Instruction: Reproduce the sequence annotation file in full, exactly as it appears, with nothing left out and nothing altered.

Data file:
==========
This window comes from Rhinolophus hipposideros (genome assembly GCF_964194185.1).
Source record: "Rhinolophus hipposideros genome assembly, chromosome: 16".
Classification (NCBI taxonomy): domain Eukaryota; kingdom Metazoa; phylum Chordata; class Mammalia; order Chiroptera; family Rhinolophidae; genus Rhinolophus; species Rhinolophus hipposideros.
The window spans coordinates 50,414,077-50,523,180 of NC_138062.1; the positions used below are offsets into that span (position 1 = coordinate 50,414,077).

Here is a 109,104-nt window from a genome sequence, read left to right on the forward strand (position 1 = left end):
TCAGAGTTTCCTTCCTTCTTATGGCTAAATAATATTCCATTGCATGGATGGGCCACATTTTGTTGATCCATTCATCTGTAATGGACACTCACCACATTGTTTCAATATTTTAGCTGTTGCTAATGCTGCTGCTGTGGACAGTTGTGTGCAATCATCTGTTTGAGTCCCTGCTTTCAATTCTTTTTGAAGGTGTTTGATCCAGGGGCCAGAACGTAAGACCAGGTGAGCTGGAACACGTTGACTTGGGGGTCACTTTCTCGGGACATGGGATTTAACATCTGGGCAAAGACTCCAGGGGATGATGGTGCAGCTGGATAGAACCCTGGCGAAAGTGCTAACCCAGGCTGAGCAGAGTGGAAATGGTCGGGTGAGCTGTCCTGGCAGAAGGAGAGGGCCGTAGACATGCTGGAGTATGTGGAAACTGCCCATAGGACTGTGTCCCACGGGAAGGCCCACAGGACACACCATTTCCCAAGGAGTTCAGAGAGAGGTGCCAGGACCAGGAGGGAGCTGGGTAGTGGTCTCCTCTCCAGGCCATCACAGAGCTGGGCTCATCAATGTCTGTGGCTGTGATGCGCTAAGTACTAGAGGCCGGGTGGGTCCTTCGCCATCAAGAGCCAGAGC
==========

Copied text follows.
This window comes from Rhinolophus hipposideros (genome assembly GCF_964194185.1).
Source record: "Rhinolophus hipposideros genome assembly, chromosome: 16".
Classification (NCBI taxonomy): domain Eukaryota; kingdom Metazoa; phylum Chordata; class Mammalia; order Chiroptera; family Rhinolophidae; genus Rhinolophus; species Rhinolophus hipposideros.
The window spans coordinates 50,414,077-50,523,180 of NC_138062.1; the positions used below are offsets into that span (position 1 = coordinate 50,414,077).

Here is a 109,104-nt window from a genome sequence, read left to right on the forward strand (position 1 = left end):
TCAGAGTTTCCTTCCTTCTTATGGCTAAATAATATTCCATTGCATGGATGGGCCACATTTTGTTGATCCATTCATCTGTAATGGACACTCACCACATTGTTTCAATATTTTAGCTGTTGCTAATGCTGCTGCTGTGGACAGTTGTGTGCAATCATCTGTTTGAGTCCCTGCTTTCAATTCTTTTTGAAGGTGTTTGATCCAGGGGCCAGAACGTAAGACCAGGTGAGCTGGAACACGTTGACTTGGGGGTCACTTTCTCGGGACATGGGATTTAACATCTGGGCAAAGACTCCAGGGGATGATGGTGCAGCTGGATAGAACCCTGGCGAAAGTGCTAACCCAGGCTGAGCAGAGTGGAAATGGTCGGGTGAGCTGTCCTGGCAGAAGGAGAGGGCCGTAGACATGCTGGAGTATGTGGAAACTGCCCATAGGACTGTGTCCCACGGGAAGGCCCACAGGACACACCATTTCCCAAGGAGTTCAGAGAGAGGTGCCAGGACCAGGAGGGAGCTGGGTAGTGGTCTCCTCTCCAGGCCATCACAGAGCTGGGCTCATCAATGTCTGTGGCTGTGATGCGCTAAGTACTAGAGGCCGGGTGGGTCCTTCGCCATCAAGAGCCAGAGC